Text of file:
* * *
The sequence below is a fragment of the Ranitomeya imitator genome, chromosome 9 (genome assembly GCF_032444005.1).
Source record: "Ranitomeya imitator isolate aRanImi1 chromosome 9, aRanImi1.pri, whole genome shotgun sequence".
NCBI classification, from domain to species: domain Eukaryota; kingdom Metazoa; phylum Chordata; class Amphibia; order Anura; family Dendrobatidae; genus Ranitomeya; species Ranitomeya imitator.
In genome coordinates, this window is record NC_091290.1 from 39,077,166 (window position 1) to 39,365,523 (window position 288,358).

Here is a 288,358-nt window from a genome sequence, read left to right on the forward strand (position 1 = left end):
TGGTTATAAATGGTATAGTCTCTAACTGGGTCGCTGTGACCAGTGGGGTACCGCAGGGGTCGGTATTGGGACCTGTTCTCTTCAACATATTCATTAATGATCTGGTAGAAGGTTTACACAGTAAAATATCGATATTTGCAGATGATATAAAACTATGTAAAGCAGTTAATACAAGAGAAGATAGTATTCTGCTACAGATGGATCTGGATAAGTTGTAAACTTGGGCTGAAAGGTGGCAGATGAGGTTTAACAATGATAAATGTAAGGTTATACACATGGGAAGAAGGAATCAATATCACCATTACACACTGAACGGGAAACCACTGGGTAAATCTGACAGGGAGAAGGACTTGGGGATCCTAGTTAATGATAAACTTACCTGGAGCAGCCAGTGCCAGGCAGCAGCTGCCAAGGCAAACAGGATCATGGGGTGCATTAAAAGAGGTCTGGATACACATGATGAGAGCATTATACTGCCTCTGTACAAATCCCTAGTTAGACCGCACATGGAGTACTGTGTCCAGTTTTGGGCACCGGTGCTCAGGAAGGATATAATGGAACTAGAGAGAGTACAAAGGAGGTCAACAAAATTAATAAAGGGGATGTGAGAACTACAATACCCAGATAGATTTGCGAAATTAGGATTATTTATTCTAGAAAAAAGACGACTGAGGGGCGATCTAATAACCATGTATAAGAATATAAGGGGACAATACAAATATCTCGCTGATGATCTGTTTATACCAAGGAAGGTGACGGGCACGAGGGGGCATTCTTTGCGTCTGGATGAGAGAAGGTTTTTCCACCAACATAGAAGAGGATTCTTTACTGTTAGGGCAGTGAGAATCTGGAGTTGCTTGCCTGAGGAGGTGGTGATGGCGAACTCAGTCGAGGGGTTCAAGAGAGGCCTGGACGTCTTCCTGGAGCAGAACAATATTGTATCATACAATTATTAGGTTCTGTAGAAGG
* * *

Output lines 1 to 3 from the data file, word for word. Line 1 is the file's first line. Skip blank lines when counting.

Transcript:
The sequence below is a fragment of the Ranitomeya imitator genome, chromosome 9 (genome assembly GCF_032444005.1).
Source record: "Ranitomeya imitator isolate aRanImi1 chromosome 9, aRanImi1.pri, whole genome shotgun sequence".
NCBI classification, from domain to species: domain Eukaryota; kingdom Metazoa; phylum Chordata; class Amphibia; order Anura; family Dendrobatidae; genus Ranitomeya; species Ranitomeya imitator.